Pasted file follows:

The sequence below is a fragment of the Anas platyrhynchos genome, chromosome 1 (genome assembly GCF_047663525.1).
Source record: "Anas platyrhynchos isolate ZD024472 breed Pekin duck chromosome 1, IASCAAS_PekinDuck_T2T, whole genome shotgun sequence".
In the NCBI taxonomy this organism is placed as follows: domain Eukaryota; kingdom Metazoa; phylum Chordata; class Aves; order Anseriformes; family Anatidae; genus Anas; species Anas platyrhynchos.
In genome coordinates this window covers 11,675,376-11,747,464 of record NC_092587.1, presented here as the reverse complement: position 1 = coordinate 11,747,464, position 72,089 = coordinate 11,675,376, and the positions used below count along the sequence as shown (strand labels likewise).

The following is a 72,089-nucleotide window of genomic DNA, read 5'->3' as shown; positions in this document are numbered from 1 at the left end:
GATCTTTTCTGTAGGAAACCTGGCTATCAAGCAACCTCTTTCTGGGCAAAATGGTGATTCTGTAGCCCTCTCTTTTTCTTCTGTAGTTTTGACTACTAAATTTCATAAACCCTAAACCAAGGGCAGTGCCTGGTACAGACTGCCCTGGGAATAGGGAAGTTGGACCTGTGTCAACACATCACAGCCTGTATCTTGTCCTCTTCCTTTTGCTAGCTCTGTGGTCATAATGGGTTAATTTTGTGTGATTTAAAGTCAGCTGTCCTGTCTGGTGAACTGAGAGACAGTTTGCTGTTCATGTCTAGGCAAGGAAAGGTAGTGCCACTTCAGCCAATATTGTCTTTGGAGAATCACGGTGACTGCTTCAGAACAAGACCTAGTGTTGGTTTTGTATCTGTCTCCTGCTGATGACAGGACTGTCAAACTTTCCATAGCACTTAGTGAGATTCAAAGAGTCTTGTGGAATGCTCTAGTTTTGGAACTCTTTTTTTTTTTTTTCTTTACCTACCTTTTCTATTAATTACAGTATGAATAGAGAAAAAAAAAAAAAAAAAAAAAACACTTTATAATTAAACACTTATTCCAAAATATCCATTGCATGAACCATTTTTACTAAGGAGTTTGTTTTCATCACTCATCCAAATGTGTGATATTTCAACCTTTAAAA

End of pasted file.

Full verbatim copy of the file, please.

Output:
The sequence below is a fragment of the Anas platyrhynchos genome, chromosome 1 (genome assembly GCF_047663525.1).
Source record: "Anas platyrhynchos isolate ZD024472 breed Pekin duck chromosome 1, IASCAAS_PekinDuck_T2T, whole genome shotgun sequence".
In the NCBI taxonomy this organism is placed as follows: domain Eukaryota; kingdom Metazoa; phylum Chordata; class Aves; order Anseriformes; family Anatidae; genus Anas; species Anas platyrhynchos.
In genome coordinates this window covers 11,675,376-11,747,464 of record NC_092587.1, presented here as the reverse complement: position 1 = coordinate 11,747,464, position 72,089 = coordinate 11,675,376, and the positions used below count along the sequence as shown (strand labels likewise).

The following is a 72,089-nucleotide window of genomic DNA, read 5'->3' as shown; positions in this document are numbered from 1 at the left end:
GATCTTTTCTGTAGGAAACCTGGCTATCAAGCAACCTCTTTCTGGGCAAAATGGTGATTCTGTAGCCCTCTCTTTTTCTTCTGTAGTTTTGACTACTAAATTTCATAAACCCTAAACCAAGGGCAGTGCCTGGTACAGACTGCCCTGGGAATAGGGAAGTTGGACCTGTGTCAACACATCACAGCCTGTATCTTGTCCTCTTCCTTTTGCTAGCTCTGTGGTCATAATGGGTTAATTTTGTGTGATTTAAAGTCAGCTGTCCTGTCTGGTGAACTGAGAGACAGTTTGCTGTTCATGTCTAGGCAAGGAAAGGTAGTGCCACTTCAGCCAATATTGTCTTTGGAGAATCACGGTGACTGCTTCAGAACAAGACCTAGTGTTGGTTTTGTATCTGTCTCCTGCTGATGACAGGACTGTCAAACTTTCCATAGCACTTAGTGAGATTCAAAGAGTCTTGTGGAATGCTCTAGTTTTGGAACTCTTTTTTTTTTTTTTCTTTACCTACCTTTTCTATTAATTACAGTATGAATAGAGAAAAAAAAAAAAAAAAAAAAAACACTTTATAATTAAACACTTATTCCAAAATATCCATTGCATGAACCATTTTTACTAAGGAGTTTGTTTTCATCACTCATCCAAATGTGTGATATTTCAACCTTTAAAA